Protesting prison guards set fire to tyres and built barricades in front of the entrances to the establishments.

They vowed the no staff or visitors would gain access to the prisons as they protested to raise the alarm at the dangers they face on daily basis due to the number of radicalised prisoners.

“Colleagues want to go to work but we do not abandon them, we do not send them to die,” a local union leader at the Fleury-Merogis prison outside Paris, Thibault Capelle, told AFP.

 

The action follows Tuesday's incident when a “radicalised” inmate at a prison in northwest France seriously wounded two guards in a knife attack. 

He was later shot and injured in a police raid that also left his visiting partner fatally wounded.

Prisoner Michael Chiolo and his female partner had been holed up in the family-visiting area of the modern, high-security prison at Conde-sur-Sarthe 
in Normandy when police moved in and detained them, Interior Minister Christophe Castaner said on Twitter.

Both were shot and wounded in the operation and “the woman died” of her injuries, a source close to the case said, adding that Chiolo was less seriously wounded in the cheek.

Elite police units moved in some 10 hours after 27-year-old Chiolo wounded the prison guards with a knife which Justice Minister Nicole Belloubet suggested might have been smuggled into the prison by his partner.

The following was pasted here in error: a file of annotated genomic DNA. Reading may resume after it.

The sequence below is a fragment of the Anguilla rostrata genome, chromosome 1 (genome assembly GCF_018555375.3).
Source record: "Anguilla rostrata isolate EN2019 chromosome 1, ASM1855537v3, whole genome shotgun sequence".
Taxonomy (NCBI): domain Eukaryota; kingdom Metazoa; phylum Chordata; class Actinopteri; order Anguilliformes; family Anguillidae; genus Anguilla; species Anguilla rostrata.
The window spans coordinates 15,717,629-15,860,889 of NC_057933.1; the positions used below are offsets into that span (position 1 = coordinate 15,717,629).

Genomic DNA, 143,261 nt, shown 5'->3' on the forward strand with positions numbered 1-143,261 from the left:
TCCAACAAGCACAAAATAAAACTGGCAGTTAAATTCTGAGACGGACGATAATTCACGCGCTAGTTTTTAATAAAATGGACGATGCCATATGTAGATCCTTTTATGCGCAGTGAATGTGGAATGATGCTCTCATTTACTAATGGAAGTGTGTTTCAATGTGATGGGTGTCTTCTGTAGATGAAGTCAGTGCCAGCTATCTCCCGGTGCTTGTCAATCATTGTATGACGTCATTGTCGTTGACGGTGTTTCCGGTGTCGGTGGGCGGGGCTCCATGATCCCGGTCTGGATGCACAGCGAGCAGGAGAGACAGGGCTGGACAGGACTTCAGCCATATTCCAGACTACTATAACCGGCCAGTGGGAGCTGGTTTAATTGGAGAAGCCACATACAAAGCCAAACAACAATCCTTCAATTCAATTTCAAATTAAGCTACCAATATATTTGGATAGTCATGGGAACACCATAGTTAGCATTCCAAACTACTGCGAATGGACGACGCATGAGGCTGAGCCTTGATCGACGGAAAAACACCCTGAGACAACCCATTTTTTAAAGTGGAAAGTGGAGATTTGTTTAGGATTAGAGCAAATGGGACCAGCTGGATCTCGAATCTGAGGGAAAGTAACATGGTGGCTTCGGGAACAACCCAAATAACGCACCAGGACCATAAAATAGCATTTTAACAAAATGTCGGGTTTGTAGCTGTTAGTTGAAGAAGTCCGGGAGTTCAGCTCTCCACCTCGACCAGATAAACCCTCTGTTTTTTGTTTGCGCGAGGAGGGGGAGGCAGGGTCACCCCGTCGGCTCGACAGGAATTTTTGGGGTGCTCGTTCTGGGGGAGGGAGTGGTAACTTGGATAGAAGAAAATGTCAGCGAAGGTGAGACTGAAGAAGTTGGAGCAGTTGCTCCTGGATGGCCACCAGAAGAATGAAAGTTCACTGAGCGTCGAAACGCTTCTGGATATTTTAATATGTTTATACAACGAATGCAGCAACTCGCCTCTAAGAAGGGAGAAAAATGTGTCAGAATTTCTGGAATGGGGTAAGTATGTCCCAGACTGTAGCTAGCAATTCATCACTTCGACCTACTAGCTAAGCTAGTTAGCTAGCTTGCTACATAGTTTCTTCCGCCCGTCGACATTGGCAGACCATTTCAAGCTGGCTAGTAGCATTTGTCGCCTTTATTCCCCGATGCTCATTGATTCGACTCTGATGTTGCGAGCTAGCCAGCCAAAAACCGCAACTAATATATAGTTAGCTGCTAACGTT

“There is no doubt as to the terrorist nature of this attack,” Belloubet told reporters earlier.

Chiolo, who was serving a 30-year sentence, is thought to have become a “radicalised” Islamist while in prison.

He shouted “Allahu Akhbar” (God is Greatest) during his rampage in the family-visiting area, prison staff representative Alassanne Sall told AFP.

The latest violence comes as prison staff nationwide, who have been demanding better working conditions, have repeatedly staged protests on Tuesdays.

(AFP)

In January 2018, prison staff held three weeks of protests after a guard was attacked by a jihadist inmate at a high-security jail in northern France.

Experts and trade unions have consistently raised the alarm about the spread of extremism in French prisons, leading the government to build special facilities to house dangerous individuals who are sometimes held in solitary confinement.

The Conde-sur-Sarthe prison is one of France's most secure jails and does not suffer from overcrowding, unlike other facilities, according to Belloubet.

But despite having been identified as an extremist, Chiolo was not housed in a secure wing for radicalised inmates which was opened in September, she added.

The first “jihadist attack” launched from within a prison in France took place in September 2016, according to prison authorities.

A Moroccan, jailed for attempting to travel to Syria to join jihadists, attacked two guards with a knife at a prison in Osny, northwest of Paris, saying he was acting on behalf of the Islamic State.

Then in January 2018, a German Islamist extremist, Christian Ganczarski, jailed for helping organise an attack against a synagogue in Djerba, Tunisia, wounded three prison guards in a knife attack at Vendin-le-Vieil, northern France, prompting staff to demand better safety and working conditions.